Happy New Year! My hope and prayer is that your 2015 ended smoothly and that your 2016 began with joy. For my own part, the New Years stretch was a bit rocky (finals right to the end, plus some traveling mayhems), so it is only now that I've had a chance to update you on the good end of 2015: two new publications!
It occurs to me as I write that that it is only the conclusion of what was a very full and wonderful year of publishing -- over 20 pieces in 2015 alone! (Whoa.) I realize how fortunate and rare it is to have that kind of success (even at non-elite, non-paying venues), and I'm extremely humbled by it. 99% of the time in this field, I'm a self-stabbing self-critic and a frightened rabbit; it is only with love, support, and patience from my mentors that I can even muster up the courage to submit anything. So, thank you, to everyone who helped make last year a successful year for me.
Now, back to those publications . . .
Both pieces are featured in major undergraduate literary magazines, due to my submitting them just before graduation. My nonfiction essay "Bella" is my second time appearing in Thoreau's Rooster, while my poem "Sometimes a Banana…" is my debut in Prairie Margins. It's always a privilege to be re-featured in a national publication, especially as I'm in the company of some wonderful beginning writers at Thoreau's Rooster. Prairie Margins, moreover, is an enormous honor since the magazine is historic: founded in 1963 at Bowling State Green University under original title Inkstone, the yearly publication has over fifty years of experience publishing new writers from around the nation.
While the websites do not yet reflect the current issues, you should be able to purchase print copies of the 2015 magazines by contacting the editors of Thoreau's Rooster and Prairie Margins via these links. Prairie Margins also updates its Facebook page relatively frequently, so I'd recommend checking that out here.
|Beautiful spot to write (taken during a hike on my recent travels)|
Both pieces were written during my undergraduate years at Westfield State -- "Bella" in Spring 2013, and "Sometimes a Banana..." in Spring 2014.
The first piece is meaningful to me on many levels: it was composed not only during my first semester as an English major, but also in my first creative writing class. I was still tentative about pursuing creative writing at that time, especially as I hadn't attempted to write creatively since I was a young teenager; so this class was me testing the waters. The entire course ended up changing my life, but "Bella" was particularly impacting for me as my first breakthrough in nonfiction, both stylistically and emotionally. Its subject matter dealt with a family tragedy from some years before that I'd never properly processed; in writing, it was always too difficult to talk about myself and my thoughts at that time, especially with any kind of traditional story arc. After reading Lois-Ann Yamanaka's "JohnJohn's World," I suddenly found myself asking: "What if I told this story from someone else's perspective? And what if it didn't have to be a story, but anything I needed it to be -- fragments, scenes, pieces of a life? What would the impact be?" So began "Bella," along with my ability to talk about a subject that once paralyzed me.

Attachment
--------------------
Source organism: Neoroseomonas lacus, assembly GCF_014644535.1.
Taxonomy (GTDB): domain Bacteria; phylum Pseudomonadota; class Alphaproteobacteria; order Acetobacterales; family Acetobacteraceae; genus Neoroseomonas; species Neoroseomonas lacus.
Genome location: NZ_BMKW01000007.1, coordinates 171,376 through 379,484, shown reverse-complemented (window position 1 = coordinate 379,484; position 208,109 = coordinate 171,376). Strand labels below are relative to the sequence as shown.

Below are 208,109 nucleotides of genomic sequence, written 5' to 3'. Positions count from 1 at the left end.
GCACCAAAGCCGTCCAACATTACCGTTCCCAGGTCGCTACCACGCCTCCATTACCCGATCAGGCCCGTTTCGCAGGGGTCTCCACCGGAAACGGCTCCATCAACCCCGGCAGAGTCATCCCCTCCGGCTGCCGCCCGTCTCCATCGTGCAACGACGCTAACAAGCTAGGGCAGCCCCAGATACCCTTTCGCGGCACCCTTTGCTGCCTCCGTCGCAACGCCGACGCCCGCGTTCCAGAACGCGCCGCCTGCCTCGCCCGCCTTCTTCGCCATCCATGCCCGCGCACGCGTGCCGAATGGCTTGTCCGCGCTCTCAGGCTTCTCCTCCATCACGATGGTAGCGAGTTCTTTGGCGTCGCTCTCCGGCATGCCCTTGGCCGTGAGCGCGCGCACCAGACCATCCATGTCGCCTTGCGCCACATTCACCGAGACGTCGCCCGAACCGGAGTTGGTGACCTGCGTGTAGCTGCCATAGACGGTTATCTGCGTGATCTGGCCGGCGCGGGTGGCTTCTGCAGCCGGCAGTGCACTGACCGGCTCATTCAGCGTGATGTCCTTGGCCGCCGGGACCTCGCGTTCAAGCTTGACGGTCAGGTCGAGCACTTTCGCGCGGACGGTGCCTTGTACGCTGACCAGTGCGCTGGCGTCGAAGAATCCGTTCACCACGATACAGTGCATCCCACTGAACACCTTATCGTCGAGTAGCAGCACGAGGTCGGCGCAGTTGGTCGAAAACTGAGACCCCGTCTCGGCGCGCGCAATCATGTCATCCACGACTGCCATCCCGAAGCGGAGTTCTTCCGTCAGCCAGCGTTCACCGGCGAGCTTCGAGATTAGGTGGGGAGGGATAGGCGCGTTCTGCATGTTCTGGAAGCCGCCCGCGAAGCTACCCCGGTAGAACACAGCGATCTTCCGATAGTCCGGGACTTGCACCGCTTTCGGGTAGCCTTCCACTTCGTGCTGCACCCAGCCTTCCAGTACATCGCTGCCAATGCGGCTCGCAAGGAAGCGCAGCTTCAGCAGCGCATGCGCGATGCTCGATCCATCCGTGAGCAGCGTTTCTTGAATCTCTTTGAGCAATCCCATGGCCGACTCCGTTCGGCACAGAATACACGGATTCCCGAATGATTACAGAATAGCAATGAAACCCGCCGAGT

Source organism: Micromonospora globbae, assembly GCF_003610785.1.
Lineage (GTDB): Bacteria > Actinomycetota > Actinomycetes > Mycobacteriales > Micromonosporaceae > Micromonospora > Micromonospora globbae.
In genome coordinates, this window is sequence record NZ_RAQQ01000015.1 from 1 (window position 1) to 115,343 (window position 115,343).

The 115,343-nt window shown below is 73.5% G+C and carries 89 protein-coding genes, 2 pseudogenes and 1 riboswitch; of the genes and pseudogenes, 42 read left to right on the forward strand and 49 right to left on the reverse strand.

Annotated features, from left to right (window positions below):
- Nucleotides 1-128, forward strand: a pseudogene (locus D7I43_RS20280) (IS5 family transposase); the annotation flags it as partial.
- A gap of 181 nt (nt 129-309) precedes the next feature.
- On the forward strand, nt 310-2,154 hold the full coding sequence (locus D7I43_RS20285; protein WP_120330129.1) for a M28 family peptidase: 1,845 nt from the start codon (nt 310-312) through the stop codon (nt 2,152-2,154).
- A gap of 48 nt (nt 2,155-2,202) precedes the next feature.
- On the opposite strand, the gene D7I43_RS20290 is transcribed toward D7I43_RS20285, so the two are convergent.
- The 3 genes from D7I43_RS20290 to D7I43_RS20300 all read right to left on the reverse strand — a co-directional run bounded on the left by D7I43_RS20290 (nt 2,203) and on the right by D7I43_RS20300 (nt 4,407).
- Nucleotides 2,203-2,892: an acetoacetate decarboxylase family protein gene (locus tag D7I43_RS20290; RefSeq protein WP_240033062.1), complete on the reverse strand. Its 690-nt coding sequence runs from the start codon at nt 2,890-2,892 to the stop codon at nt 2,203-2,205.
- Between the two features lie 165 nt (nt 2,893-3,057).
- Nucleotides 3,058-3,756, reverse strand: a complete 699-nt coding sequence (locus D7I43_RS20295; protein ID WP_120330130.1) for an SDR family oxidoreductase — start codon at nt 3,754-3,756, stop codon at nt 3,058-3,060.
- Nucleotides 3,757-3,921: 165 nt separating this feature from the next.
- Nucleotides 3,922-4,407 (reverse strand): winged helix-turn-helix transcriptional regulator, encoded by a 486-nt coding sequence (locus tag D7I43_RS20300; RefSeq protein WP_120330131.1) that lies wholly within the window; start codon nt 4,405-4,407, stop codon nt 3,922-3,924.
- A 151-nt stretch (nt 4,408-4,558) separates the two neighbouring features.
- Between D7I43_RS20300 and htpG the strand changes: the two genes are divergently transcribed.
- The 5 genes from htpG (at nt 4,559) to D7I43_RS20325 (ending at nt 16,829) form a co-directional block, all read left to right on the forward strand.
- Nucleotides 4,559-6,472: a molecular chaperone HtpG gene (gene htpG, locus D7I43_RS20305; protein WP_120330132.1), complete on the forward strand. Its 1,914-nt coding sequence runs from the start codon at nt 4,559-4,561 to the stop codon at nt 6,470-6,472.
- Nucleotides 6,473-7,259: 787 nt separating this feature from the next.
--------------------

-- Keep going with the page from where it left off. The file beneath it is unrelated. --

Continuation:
Fast-forward a year later, and I was writing "Sometimes a Banana" for a poetry class. Its backstory is a little humorous. I'd been slightly frustrated with a teacher who put a perverted spin in his explanation of one of my favorite poems, which I'd interpreted as mere innocent beauty. In addition to this, there was an ongoing inside-joke among my friends about how paranoid I was of writing something that could accidentally be interpreted as sexual. (Oh, Freudianism abounds in English departments!) In response to this self-turmoil, I ended up penning this poem as a way to poke fun both at myself and at how much Freudian analysis has taken root in the literary world. Hope you get a good laugh!
In other news, Grad School Semester 2 starts next week, I've just returned from a beautiful and perfect trip abroad, and I'm looking forward to making some big changes in my life. (Including exercise! Oh boy...) More updates soon, I hope. Enjoy the works!
Grace and peace to you.